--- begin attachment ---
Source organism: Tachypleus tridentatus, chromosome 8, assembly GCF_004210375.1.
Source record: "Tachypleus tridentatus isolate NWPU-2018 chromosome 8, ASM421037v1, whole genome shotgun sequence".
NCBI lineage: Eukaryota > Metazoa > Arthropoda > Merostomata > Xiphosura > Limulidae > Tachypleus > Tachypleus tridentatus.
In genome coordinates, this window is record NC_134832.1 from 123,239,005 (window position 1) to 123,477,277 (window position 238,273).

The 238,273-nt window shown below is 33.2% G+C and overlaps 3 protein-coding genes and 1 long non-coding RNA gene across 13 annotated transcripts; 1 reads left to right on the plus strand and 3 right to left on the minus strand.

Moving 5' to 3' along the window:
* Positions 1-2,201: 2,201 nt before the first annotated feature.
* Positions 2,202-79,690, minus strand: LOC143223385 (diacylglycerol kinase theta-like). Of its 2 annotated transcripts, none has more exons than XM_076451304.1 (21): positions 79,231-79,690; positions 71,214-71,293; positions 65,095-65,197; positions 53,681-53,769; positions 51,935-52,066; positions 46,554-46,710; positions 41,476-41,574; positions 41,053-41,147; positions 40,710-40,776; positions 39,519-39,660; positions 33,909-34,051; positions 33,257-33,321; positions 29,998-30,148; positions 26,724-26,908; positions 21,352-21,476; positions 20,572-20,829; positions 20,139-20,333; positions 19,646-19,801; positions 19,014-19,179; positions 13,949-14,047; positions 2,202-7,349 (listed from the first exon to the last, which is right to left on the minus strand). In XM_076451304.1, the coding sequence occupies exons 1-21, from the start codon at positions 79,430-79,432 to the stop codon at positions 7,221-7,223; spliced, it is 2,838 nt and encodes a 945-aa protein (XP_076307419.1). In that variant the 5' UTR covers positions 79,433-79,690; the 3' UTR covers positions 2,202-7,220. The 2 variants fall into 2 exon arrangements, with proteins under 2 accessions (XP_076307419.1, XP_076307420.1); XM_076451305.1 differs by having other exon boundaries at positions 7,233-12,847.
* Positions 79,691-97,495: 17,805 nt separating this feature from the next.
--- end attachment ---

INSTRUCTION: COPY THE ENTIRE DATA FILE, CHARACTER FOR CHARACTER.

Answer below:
Source organism: Tachypleus tridentatus, chromosome 8, assembly GCF_004210375.1.
Source record: "Tachypleus tridentatus isolate NWPU-2018 chromosome 8, ASM421037v1, whole genome shotgun sequence".
NCBI lineage: Eukaryota > Metazoa > Arthropoda > Merostomata > Xiphosura > Limulidae > Tachypleus > Tachypleus tridentatus.
In genome coordinates, this window is record NC_134832.1 from 123,239,005 (window position 1) to 123,477,277 (window position 238,273).

The 238,273-nt window shown below is 33.2% G+C and overlaps 3 protein-coding genes and 1 long non-coding RNA gene across 13 annotated transcripts; 1 reads left to right on the plus strand and 3 right to left on the minus strand.

Moving 5' to 3' along the window:
* Positions 1-2,201: 2,201 nt before the first annotated feature.
* Positions 2,202-79,690, minus strand: LOC143223385 (diacylglycerol kinase theta-like). Of its 2 annotated transcripts, none has more exons than XM_076451304.1 (21): positions 79,231-79,690; positions 71,214-71,293; positions 65,095-65,197; positions 53,681-53,769; positions 51,935-52,066; positions 46,554-46,710; positions 41,476-41,574; positions 41,053-41,147; positions 40,710-40,776; positions 39,519-39,660; positions 33,909-34,051; positions 33,257-33,321; positions 29,998-30,148; positions 26,724-26,908; positions 21,352-21,476; positions 20,572-20,829; positions 20,139-20,333; positions 19,646-19,801; positions 19,014-19,179; positions 13,949-14,047; positions 2,202-7,349 (listed from the first exon to the last, which is right to left on the minus strand). In XM_076451304.1, the coding sequence occupies exons 1-21, from the start codon at positions 79,430-79,432 to the stop codon at positions 7,221-7,223; spliced, it is 2,838 nt and encodes a 945-aa protein (XP_076307419.1). In that variant the 5' UTR covers positions 79,433-79,690; the 3' UTR covers positions 2,202-7,220. The 2 variants fall into 2 exon arrangements, with proteins under 2 accessions (XP_076307419.1, XP_076307420.1); XM_076451305.1 differs by having other exon boundaries at positions 7,233-12,847.
* Positions 79,691-97,495: 17,805 nt separating this feature from the next.